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Palladin - Wikipedia

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Available structures

Ortholog search: PDBe (

term=Q9ET54%20or%20Q8WX93%20or%20D6R9F5) RCSB (
List of PDB id codes
2DM2 (, 2DM3 (

Aliases (


/wiki/Human_Genome_Organisation) CGI-151, CGI151, MYN, PNCA1, SIH002, palladin, cytoskeletal associated protein
External IDs

OMIM: 608092 ( MGI: 1919583

( HomoloGene: 75052
dopt=HomoloGene&list_uids=75052) GeneCards: PALLD
Gene ontology

Molecular function

muscle alpha-actinin binding (

protein binding (
actin binding (

Cellular component

cell projection (

focal adhesion (
growth cone (
ruffle (
plasma membrane (
axon (
cell junction (
Z disc (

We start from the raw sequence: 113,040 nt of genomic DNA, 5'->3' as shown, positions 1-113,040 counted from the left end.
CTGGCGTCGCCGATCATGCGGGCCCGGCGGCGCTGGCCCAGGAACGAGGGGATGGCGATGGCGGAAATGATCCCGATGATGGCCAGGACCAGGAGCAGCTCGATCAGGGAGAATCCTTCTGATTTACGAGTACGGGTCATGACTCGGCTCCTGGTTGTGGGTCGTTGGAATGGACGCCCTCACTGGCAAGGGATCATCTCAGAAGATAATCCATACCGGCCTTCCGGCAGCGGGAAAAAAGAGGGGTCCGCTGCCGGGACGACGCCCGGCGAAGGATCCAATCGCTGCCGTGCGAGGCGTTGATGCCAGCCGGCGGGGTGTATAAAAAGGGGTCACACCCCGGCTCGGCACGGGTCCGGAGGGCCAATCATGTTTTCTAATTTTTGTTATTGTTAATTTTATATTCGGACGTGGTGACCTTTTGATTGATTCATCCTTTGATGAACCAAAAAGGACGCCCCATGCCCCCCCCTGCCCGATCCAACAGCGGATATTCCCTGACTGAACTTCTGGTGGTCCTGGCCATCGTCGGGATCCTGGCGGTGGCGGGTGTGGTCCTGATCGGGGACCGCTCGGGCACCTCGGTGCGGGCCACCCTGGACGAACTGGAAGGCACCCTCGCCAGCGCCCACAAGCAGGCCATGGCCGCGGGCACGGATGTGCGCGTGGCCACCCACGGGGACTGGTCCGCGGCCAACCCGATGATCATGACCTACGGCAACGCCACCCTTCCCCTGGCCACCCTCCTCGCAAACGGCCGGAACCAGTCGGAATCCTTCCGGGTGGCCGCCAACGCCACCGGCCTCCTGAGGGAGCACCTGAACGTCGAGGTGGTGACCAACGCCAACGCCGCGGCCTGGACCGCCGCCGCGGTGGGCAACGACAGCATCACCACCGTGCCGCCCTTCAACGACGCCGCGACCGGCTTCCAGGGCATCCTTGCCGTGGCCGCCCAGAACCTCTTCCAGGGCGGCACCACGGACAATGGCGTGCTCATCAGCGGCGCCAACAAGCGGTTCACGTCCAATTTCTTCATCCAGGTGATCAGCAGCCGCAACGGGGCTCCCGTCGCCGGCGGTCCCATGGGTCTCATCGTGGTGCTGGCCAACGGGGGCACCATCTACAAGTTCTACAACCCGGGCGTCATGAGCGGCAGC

actin filament (
actin cytoskeleton (
podosome (
cytoskeleton (
nucleus (
lamellipodium (

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Palladin - Wikipedia

cytoplasm (
cytosol (
Biological process

epithelial cell morphogenesis (

keratinocyte development (
cytoskeleton organization (
actin cytoskeleton organization (
cell migration (

Sources:Amigo ( / QuickGO (




23022 (

72333 (



Q8WX93 (

Q9ET54 (






RefSeq (mRNA)

RefSeq (protein)

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Palladin - Wikipedia



Location (UCSC)

Chr 4: 168.5 168.93 Mb


Chr 8: 61.51 61.9 Mb


position=chr4:168497066-168928457) position=chr8:61511433-61902690)
PubMed search

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View/Edit Human

View/Edit Mouse

Palladin is a protein that in humans is encoded by the PALLD gene.[3][4][5][6] Palladin is a component of
actin-containing microfilaments that control cell shape, adhesion, and contraction.[6]


Disease linkage
Further reading
External links

Palladin was characterised independently by two research groups, first in the lab of Carol Otey (in 2000) [4]
and then in the lab of Olli Carpn (in 2001).[7] It is a part of the myotilin-myopalladin-palladin family and